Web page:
David Downing: The Dark Clouds Shining

Our June book club read is David Downing’s The Dark Clouds Shining, set in 1921 London.  Ex-secret service spy Jack McColl is in prison, but his ex boss offers him an assignment in Russia to get out of jail time.  Join us on Thursday, June 27 at 6 p.m. at the Classic Cup Cafe. 4389 Jackson Rd. for dinner & discussion.  All are welcome.  Purchase a copy at our online store here    See you in June!

Lauren Willig: The Summer Country

This book is an absolute dream.  Willig has crafted an epic set in 1800’s Barbados, in the world of sugar plantations and slaves.  Told in two narrative threads, one in the 1850’s and one in the 1810’s, it’s clear that the two story lines are intertwined – the mystery of the novel is how exactly they are connected other than by the same sugar estates.

In the 1850’s, we meet Emily and her cousin Adam, who has brought Emily and his new wife Laura to start a life on Barbados.  Emily has unexpectedly inherited an estate on the island and she’s eager to see it and try to puzzle out why her beloved grandfather has left it to her and not to her brother.  As fate intervenes, the Davenant family takes Emily and her cousins in, inviting them to stay indefinitely. read more

Sujata Massey: The Satapur Moonstone

When you’re young and discover you love reading, nothing is better than finding the kind of book that takes you away and absorbs you for hours.  As a child, I felt this way when I discovered books like The Secret Garden, Charlotte’s Web and the entire Narnia Chronicles. Transported.

It’s not so common to find this kind of immersive reading experience when you’re an older reader, so discovering one of these reads is a treasure to be cherished.  That’s a long way of saying that Sujata Massey’s Perveen Mistry series are just such immersive, absorbing and captivating reads. read more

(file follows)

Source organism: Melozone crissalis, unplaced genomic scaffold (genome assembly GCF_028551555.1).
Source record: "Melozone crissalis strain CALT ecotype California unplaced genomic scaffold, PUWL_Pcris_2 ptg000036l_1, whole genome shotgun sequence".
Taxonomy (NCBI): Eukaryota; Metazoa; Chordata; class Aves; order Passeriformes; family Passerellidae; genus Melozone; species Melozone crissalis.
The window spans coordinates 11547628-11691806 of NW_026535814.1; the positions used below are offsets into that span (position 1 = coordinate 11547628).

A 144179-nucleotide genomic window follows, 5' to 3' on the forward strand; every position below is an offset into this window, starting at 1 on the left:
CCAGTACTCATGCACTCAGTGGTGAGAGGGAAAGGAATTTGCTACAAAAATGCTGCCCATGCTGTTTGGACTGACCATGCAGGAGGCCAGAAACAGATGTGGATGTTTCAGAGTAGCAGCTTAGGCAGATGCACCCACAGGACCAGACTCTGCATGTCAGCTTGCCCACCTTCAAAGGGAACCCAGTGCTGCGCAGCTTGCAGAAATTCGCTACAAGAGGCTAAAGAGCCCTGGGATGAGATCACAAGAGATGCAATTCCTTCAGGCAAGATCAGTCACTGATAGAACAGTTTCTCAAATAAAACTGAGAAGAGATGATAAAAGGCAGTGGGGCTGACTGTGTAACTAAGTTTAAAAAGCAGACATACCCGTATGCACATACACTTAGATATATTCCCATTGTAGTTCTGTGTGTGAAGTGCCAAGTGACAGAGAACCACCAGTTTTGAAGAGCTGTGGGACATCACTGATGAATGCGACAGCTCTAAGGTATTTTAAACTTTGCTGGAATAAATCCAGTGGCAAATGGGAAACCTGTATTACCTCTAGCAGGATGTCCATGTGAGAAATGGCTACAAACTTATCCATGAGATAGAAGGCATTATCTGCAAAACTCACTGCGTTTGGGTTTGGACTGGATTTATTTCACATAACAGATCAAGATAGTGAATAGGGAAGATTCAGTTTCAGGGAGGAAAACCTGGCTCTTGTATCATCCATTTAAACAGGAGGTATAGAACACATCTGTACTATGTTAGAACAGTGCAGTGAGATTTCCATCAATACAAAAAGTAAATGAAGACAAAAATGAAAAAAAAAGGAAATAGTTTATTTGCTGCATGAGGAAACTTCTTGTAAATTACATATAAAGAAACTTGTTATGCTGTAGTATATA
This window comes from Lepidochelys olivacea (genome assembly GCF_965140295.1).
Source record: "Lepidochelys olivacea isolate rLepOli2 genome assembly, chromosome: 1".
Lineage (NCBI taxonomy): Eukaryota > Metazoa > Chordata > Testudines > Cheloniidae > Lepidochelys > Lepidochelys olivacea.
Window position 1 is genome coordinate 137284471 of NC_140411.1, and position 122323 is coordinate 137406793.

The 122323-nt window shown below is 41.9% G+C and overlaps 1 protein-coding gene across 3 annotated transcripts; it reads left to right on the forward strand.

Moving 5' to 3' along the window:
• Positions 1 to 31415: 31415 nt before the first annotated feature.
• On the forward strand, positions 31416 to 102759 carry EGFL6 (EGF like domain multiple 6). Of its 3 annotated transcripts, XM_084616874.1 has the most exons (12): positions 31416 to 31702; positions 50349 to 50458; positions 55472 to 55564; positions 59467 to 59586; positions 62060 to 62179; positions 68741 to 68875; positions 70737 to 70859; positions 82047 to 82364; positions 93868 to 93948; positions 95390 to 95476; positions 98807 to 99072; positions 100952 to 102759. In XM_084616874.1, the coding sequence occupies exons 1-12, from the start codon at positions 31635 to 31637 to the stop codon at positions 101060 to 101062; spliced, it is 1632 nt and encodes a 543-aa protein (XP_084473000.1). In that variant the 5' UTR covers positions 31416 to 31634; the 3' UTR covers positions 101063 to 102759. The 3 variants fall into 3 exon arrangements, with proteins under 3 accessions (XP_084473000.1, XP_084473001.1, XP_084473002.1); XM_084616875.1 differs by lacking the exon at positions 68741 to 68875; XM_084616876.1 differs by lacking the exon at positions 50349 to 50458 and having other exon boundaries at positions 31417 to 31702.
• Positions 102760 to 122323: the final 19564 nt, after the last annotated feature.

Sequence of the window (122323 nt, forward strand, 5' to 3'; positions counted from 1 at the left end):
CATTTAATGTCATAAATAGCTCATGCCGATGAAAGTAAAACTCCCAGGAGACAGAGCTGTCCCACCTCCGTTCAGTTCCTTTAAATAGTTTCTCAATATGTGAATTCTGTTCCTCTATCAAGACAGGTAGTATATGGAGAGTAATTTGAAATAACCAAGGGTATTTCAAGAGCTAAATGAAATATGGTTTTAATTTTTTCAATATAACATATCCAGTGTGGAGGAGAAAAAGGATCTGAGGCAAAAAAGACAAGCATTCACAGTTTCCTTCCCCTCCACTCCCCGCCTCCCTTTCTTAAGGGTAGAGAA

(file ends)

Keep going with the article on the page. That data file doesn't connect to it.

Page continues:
Rhys Bowen: The Victory Garden

We are welcoming a new reviewer, Cathy Akers-Jordan, an avid mystery fan, long time Aunt Agatha’s customer and all around lovely human.  Her more official bio follows this review.

Towards the end of WWI, 21-year-old Emily Bryce is determined to contribute to the war effort. She defies her parents and joins the Women’s Land Army. What follows is a coming-of-age story full of history, romance, and a little mystery with a satisfying twist at the end.

What makes the story fascinating is the focus on how British women adapt to their new roles while the men are at war. Even in the tiny village of Bucksley Cross on the edge of Dartmoor, where Emily ends up, social dynamics are turned upside down. There are no more servants because women are busy doing men’s work: planting, tending, and harvesting crops; caring for livestock; and running all the shops in the village, including the Blacksmith’s forge. Women from all classes of life work together side by side, freeing themselves from their corsets and social classes, in order to feed Britain. read more

Ragnar Jonasson: Rupture

While this series started to come out in Jonasson’s native Iceland in 2015, the books have only now started to make their way stateside, via the UK.  Rupture, which Jonasson wrote in 2016, will be published here in January. It’s the third in his “Dark Iceland” series which began with the sensational Snowblind. Let me tell you, whatever publishing path this author took to get here is definitely worth the wait, as he is a phenomenal writer.

While I would classify this series as a “traditional detective” series, mostly because of the plot structure, it also has the feel of a contemporary noir.  Jonasson embraces both of these strong  threads in mysteries equally, and with equal aplomb.  His main character is Ari Thor, who began the series as a new detective in tiny Siglufjorour. read more